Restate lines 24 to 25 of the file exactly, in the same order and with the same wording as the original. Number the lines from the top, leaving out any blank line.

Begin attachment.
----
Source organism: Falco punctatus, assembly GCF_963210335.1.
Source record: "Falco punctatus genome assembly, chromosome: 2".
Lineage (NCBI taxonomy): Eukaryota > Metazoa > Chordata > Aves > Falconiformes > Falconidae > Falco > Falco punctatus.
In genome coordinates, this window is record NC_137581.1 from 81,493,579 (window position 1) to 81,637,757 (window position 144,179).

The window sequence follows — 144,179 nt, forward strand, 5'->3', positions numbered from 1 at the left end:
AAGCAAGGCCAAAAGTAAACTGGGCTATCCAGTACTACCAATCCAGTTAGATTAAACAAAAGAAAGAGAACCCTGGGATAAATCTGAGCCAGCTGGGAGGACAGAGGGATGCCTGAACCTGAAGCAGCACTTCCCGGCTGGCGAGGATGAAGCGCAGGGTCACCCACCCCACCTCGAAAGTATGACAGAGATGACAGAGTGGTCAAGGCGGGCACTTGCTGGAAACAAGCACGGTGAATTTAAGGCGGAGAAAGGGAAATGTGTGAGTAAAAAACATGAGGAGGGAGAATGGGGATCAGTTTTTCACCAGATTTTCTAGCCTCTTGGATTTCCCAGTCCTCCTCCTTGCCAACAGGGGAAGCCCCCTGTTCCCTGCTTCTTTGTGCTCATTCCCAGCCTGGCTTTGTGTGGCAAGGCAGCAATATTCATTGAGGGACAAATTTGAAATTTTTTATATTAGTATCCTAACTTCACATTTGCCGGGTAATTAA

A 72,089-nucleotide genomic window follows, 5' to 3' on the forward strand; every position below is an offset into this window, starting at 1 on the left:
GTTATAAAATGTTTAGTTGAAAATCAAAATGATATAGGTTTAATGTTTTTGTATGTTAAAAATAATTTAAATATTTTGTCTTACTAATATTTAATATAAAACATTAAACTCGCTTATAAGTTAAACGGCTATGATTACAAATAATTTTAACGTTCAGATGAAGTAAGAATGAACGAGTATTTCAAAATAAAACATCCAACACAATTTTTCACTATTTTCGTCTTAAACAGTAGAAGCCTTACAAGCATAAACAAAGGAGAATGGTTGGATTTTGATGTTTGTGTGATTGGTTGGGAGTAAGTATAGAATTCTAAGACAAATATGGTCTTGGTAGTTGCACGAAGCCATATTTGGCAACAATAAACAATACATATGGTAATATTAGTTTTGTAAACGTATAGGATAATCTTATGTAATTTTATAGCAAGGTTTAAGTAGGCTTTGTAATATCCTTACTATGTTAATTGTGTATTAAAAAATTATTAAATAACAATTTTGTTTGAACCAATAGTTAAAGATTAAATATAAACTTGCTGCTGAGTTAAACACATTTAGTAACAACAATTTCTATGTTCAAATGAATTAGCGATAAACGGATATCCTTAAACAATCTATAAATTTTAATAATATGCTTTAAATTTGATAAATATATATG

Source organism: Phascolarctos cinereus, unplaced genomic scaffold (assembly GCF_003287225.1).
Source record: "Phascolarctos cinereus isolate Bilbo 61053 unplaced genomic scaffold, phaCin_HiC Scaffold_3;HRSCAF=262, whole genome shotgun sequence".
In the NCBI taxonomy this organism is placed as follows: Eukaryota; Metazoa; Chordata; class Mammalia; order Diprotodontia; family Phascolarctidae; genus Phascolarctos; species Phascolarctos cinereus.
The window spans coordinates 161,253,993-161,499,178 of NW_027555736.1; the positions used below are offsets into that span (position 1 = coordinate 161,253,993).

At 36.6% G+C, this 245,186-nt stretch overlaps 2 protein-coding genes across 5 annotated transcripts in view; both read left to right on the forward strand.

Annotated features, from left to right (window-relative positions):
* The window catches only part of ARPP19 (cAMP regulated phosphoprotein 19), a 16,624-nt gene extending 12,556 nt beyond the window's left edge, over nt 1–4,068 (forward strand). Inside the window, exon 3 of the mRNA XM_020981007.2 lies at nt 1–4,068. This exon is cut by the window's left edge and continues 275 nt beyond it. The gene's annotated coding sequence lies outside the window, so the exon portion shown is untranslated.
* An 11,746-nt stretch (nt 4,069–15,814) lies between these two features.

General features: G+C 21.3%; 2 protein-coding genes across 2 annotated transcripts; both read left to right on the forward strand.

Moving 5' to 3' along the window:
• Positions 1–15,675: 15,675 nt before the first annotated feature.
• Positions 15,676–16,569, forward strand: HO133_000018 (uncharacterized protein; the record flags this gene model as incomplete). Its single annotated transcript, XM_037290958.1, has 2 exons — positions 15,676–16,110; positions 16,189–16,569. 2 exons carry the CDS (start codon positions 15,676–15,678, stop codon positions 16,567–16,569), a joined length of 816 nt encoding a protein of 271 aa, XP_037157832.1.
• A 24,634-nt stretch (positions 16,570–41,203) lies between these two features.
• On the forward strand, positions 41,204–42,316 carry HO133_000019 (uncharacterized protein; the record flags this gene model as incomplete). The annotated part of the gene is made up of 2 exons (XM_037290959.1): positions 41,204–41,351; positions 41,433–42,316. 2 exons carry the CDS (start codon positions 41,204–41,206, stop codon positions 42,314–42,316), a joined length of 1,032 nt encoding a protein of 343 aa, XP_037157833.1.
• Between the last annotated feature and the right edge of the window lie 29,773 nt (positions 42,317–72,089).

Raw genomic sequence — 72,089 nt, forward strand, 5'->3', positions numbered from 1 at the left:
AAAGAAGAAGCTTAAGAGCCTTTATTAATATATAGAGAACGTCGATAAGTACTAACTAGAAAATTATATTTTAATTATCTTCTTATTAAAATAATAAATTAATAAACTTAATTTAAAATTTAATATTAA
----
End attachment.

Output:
Raw genomic sequence — 72,089 nt, forward strand, 5'->3', positions numbered from 1 at the left:
AAAGAAGAAGCTTAAGAGCCTTTATTAATATATAGAGAACGTCGATAAGTACTAACTAGAAAATTATATTTTAATTATCTTCTTATTAAAATAATAAATTAATAAACTTAATTTAAAATTTAATATTAA